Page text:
It's a little-known fact, but wealthy people are actually physically unable to ingest liquids that cost less than $20 per fluid ounce. Consequently, today is a banner day for 12 lucky, loaded imbibers around the globe.
Not only will they have the privilege of spending an estimated $168,000 for one of the dozen "Ampoules" of 2004 Block 42 wine newly available from Australian winemaker Penfolds, but as part of the purchase price, a senior official from said company will be personally dispatched to them to ceremoniously remove the precious liquid from its glass plumb-bob casing and open it "using a specially designed, tungsten-tipped, sterling silver scribe-snap." This same human will then "prepare the wine using a beautifully crafted sterling silver tastevin." How fancy is that?
While you're frying up some eggs and bacon, we're cooking up something else: a way to celebrate today's food holiday.
When life gives you lemons, make ceviche - June 28 is el Día Nacional del Cebiche, or National Ceviche Day!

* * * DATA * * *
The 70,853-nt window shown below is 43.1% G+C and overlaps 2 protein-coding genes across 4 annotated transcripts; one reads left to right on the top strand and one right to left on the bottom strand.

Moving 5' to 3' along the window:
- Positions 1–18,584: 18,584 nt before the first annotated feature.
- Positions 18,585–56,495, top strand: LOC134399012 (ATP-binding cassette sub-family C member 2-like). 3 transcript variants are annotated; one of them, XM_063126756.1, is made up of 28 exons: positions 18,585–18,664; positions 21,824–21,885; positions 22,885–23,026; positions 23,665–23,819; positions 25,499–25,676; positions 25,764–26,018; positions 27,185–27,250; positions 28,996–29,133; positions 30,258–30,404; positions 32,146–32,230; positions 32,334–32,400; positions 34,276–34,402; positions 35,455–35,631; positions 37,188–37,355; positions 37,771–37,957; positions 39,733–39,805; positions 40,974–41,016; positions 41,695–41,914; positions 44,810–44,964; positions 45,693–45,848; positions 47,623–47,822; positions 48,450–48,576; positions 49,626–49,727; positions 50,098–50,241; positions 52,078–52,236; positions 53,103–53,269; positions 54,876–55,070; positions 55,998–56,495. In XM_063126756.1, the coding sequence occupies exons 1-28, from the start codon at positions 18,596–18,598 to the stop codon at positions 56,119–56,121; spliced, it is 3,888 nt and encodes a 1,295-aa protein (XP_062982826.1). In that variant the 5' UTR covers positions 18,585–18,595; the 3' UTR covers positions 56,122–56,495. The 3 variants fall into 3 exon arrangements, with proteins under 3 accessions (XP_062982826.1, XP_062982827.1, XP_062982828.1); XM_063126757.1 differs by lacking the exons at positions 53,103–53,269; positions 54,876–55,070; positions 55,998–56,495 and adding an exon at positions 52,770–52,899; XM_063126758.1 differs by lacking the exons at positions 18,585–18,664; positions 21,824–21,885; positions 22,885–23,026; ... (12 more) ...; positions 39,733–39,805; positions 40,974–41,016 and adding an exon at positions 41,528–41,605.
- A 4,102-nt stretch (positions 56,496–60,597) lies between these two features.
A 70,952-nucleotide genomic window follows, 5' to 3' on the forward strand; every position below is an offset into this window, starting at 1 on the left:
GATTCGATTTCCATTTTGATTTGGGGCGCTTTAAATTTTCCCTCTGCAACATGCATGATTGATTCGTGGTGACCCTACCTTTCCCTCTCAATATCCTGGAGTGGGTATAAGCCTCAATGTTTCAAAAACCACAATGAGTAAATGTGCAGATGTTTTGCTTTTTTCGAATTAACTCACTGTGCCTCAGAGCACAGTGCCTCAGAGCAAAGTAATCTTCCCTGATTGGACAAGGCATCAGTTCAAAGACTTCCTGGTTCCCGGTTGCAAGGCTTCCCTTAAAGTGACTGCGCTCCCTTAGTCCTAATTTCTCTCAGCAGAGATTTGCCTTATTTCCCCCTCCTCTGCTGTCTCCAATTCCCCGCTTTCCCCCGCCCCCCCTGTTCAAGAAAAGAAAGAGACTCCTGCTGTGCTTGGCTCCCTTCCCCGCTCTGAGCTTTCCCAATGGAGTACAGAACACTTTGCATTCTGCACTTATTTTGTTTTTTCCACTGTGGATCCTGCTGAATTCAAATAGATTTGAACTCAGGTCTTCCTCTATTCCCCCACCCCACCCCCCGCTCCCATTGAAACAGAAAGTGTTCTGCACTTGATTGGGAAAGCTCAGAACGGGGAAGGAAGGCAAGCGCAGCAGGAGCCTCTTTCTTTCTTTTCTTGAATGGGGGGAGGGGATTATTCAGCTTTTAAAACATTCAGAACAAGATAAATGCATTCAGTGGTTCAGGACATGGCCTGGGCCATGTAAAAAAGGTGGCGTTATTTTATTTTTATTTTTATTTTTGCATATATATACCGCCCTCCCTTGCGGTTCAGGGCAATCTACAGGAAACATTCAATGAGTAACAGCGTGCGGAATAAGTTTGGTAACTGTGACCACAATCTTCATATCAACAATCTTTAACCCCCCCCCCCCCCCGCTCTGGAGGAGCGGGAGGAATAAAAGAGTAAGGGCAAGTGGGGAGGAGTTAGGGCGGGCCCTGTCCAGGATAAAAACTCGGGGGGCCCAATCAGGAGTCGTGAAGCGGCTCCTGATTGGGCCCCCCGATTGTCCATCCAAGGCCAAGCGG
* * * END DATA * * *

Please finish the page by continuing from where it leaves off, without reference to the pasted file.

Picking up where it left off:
Ceviche is a South and Central American dish that has swum into the mainstream in recent years. It’s made by marinating a firm fish in citric acid, typically from a lemon or lime. The acid essentially "cooks" the fish over time by chemical process.
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At first glance, Austrian artist Klaus Pichler's spell-binding photographs could be mistaken for a set of stylish advertisements. It takes a moment to digest - excuse the pun - that you're staring at pictures of rotting food.
Among them, a pineapple hangs suspended in negative space above an antique gold dish - its formerly yellow flesh having given way to luminous green mold; Deep purple beetroots sit snugly in an elegant porcelain vase with thin films of gray fur accumulating on their skin.